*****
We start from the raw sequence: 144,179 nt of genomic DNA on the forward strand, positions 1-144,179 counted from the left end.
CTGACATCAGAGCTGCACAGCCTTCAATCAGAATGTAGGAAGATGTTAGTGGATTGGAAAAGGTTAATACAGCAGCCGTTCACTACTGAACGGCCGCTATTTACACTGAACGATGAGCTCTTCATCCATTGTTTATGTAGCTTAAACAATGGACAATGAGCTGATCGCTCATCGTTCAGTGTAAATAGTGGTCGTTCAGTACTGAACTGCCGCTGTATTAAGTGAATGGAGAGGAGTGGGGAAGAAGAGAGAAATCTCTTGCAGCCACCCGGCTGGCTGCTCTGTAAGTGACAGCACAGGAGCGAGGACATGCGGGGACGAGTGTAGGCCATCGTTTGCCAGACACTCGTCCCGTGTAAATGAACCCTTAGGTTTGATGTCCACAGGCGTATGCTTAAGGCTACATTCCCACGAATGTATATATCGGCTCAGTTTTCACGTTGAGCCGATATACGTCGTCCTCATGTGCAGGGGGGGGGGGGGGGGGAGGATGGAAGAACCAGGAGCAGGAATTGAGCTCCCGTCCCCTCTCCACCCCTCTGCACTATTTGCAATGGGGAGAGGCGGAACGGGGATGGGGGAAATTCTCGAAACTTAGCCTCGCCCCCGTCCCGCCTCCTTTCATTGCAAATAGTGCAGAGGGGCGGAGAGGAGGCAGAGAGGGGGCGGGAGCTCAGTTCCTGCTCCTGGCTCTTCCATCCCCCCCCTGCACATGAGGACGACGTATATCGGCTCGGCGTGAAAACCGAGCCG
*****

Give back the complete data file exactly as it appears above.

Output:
We start from the raw sequence: 144,179 nt of genomic DNA on the forward strand, positions 1-144,179 counted from the left end.
CTGACATCAGAGCTGCACAGCCTTCAATCAGAATGTAGGAAGATGTTAGTGGATTGGAAAAGGTTAATACAGCAGCCGTTCACTACTGAACGGCCGCTATTTACACTGAACGATGAGCTCTTCATCCATTGTTTATGTAGCTTAAACAATGGACAATGAGCTGATCGCTCATCGTTCAGTGTAAATAGTGGTCGTTCAGTACTGAACTGCCGCTGTATTAAGTGAATGGAGAGGAGTGGGGAAGAAGAGAGAAATCTCTTGCAGCCACCCGGCTGGCTGCTCTGTAAGTGACAGCACAGGAGCGAGGACATGCGGGGACGAGTGTAGGCCATCGTTTGCCAGACACTCGTCCCGTGTAAATGAACCCTTAGGTTTGATGTCCACAGGCGTATGCTTAAGGCTACATTCCCACGAATGTATATATCGGCTCAGTTTTCACGTTGAGCCGATATACGTCGTCCTCATGTGCAGGGGGGGGGGGGGGGGGAGGATGGAAGAACCAGGAGCAGGAATTGAGCTCCCGTCCCCTCTCCACCCCTCTGCACTATTTGCAATGGGGAGAGGCGGAACGGGGATGGGGGAAATTCTCGAAACTTAGCCTCGCCCCCGTCCCGCCTCCTTTCATTGCAAATAGTGCAGAGGGGCGGAGAGGAGGCAGAGAGGGGGCGGGAGCTCAGTTCCTGCTCCTGGCTCTTCCATCCCCCCCCTGCACATGAGGACGACGTATATCGGCTCGGCGTGAAAACCGAGCCG